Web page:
What Did Jane Austen Really Look Like? New Wax Sculpture, Created by Forensic Specialists, Shows Us

Austenwaxwork

Last Wednesday, the Jane Austen Centre in Bath, England unveiled the wax sculpture above, which they say is the closest “anyone has come to the real Jane Austen in 200 years.” The figure, The Guardian reports, is the creation of forensic artist Melissa Dring, a “specialist team using forensic techniques which draw on contemporary eye-witness accounts,” and Emmy-winning costume designer Andrea Galer.

Austen often introduced her characters with broad descriptions—Emma Woodhouse is “handsome, clever, and rich,” Pride and Prejudice’s Mr. Bingley simply “a single man in possession of a good fortune.” But her talent consisted in undermining such stock descriptions, and the societal assumptions they entail. Instead of types, she gave readers complicated individuals squirming uncomfortably inside the bonds of propriety and decorum. But what of Austen herself? Readers initially knew nothing of the author, as her novels were first published anonymously.

Since her death in 1817, biographers have told and retold her personal history, and she has become an almost cult-like figure for fans of her work. Some of the author’s first biographers were family members, including her nephew James Edward Austen-Leigh, who published A Memoir of Jane Austen in 1872 (above). In it, Austen-Leigh describes his aunt as “very attractive”: “Her figure was rather tall and slender, her step light and firm, and her whole appearance expressive of health and animation. In complexion she was a clear brunette with a rich colour; she had full round cheeks, with mouth and nose small and well-formed, bright hazel eyes, and brown hair forming natural curls round her face.”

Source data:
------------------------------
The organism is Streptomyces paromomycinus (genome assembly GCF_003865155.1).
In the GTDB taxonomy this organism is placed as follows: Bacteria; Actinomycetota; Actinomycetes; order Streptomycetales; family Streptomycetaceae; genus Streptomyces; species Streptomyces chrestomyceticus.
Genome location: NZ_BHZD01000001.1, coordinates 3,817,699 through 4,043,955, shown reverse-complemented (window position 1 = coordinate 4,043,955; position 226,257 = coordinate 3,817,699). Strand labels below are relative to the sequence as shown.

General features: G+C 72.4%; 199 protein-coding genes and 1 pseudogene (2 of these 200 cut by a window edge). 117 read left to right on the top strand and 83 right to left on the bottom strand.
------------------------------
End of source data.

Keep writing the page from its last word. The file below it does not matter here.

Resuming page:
Based partly on that description and others from niece Caroline, the wax figure, Dring told the BBC, is “pretty much like her.” Austen “came from a large… family and they all seemed to share the long nose, the bright sparkly eyes and curly brown hair. And these characteristics come through the generations.” Dring used Austen’s sister Cassandra’s famous portrait as a starting point, but noted that the sketch “does make it look like she’s been sucking lemons […] We know from all accounts of her, she was very lively, very great fun to be with and a mischievous and witty person.” All descriptions with which her devoted readers would doubtless agree. See more photos of the Austen wax sculpture here.

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Josh Jones is a writer and musician based in Durham, NC. Follow him at @jdmagness



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